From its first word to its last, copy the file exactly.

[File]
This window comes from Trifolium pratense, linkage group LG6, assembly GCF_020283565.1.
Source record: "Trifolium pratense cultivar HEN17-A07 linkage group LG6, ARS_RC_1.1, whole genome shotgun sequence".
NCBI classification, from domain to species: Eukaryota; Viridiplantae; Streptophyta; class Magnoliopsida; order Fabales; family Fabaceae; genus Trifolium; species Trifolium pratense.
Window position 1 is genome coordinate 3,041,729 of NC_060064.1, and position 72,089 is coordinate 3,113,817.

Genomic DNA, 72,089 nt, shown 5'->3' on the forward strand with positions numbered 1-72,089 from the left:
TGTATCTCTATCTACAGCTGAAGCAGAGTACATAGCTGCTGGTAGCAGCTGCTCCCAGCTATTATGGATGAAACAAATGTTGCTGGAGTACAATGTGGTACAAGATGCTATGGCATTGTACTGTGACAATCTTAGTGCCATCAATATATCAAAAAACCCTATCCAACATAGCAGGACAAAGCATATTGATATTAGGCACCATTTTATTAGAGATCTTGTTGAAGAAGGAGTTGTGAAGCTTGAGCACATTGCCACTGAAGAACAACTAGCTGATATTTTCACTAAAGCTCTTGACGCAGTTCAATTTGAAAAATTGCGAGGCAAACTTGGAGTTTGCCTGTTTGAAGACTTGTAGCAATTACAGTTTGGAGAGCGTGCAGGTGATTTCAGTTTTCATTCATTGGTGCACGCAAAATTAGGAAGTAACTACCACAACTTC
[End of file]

This window comes from Trifolium pratense, linkage group LG6, assembly GCF_020283565.1.
Source record: "Trifolium pratense cultivar HEN17-A07 linkage group LG6, ARS_RC_1.1, whole genome shotgun sequence".
NCBI classification, from domain to species: Eukaryota; Viridiplantae; Streptophyta; class Magnoliopsida; order Fabales; family Fabaceae; genus Trifolium; species Trifolium pratense.
Window position 1 is genome coordinate 3,041,729 of NC_060064.1, and position 72,089 is coordinate 3,113,817.

Genomic DNA, 72,089 nt, shown 5'->3' on the forward strand with positions numbered 1-72,089 from the left:
TGTATCTCTATCTACAGCTGAAGCAGAGTACATAGCTGCTGGTAGCAGCTGCTCCCAGCTATTATGGATGAAACAAATGTTGCTGGAGTACAATGTGGTACAAGATGCTATGGCATTGTACTGTGACAATCTTAGTGCCATCAATATATCAAAAAACCCTATCCAACATAGCAGGACAAAGCATATTGATATTAGGCACCATTTTATTAGAGATCTTGTTGAAGAAGGAGTTGTGAAGCTTGAGCACATTGCCACTGAAGAACAACTAGCTGATATTTTCACTAAAGCTCTTGACGCAGTTCAATTTGAAAAATTGCGAGGCAAACTTGGAGTTTGCCTGTTTGAAGACTTGTAGCAATTACAGTTTGGAGAGCGTGCAGGTGATTTCAGTTTTCATTCATTGGTGCACGCAAAATTAGGAAGTAACTACCACAACTTC